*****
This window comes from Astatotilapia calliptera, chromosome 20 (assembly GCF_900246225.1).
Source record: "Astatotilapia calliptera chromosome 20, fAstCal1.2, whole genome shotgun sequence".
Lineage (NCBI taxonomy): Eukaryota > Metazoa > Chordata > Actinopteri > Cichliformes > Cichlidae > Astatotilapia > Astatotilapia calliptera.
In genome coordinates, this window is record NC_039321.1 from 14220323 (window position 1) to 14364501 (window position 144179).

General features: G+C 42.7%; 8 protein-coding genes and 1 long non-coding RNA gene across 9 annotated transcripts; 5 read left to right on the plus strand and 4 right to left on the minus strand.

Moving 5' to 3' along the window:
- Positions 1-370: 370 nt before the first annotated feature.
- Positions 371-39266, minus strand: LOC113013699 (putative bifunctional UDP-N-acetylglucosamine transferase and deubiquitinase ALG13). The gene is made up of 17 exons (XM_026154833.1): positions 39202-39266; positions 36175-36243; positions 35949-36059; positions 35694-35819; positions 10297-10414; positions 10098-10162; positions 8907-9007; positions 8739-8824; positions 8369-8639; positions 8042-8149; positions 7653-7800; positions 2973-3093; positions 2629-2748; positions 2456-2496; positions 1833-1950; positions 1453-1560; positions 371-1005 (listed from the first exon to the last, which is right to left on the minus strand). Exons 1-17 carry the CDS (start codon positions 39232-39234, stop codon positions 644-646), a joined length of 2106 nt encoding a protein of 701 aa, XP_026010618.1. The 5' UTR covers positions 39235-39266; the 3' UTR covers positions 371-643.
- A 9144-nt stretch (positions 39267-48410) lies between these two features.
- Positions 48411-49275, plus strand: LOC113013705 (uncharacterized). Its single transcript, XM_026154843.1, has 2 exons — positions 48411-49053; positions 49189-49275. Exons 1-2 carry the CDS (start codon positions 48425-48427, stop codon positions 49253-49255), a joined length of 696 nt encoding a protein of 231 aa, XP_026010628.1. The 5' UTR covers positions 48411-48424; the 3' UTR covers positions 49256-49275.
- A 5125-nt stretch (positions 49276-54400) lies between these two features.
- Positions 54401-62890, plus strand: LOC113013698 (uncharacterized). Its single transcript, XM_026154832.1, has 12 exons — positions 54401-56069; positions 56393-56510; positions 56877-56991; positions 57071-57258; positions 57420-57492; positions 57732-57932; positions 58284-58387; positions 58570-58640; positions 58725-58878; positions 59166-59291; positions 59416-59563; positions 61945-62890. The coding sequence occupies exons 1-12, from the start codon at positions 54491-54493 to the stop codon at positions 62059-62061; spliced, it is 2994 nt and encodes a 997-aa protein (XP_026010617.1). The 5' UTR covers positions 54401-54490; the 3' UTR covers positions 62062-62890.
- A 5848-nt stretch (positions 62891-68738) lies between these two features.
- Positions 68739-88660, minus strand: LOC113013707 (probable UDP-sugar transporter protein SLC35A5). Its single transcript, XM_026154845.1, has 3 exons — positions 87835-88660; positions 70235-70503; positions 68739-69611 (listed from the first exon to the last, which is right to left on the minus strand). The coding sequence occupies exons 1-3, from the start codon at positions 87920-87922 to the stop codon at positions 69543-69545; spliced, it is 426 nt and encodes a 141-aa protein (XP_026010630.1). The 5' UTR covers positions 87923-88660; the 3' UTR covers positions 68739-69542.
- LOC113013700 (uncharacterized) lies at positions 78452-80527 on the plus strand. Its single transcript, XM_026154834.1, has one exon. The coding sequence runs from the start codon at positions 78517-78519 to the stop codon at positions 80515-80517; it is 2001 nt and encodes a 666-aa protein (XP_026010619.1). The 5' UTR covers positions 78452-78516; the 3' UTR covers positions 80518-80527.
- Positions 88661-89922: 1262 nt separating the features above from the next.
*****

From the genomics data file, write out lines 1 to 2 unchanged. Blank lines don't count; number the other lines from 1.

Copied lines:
This window comes from Astatotilapia calliptera, chromosome 20 (assembly GCF_900246225.1).
Source record: "Astatotilapia calliptera chromosome 20, fAstCal1.2, whole genome shotgun sequence".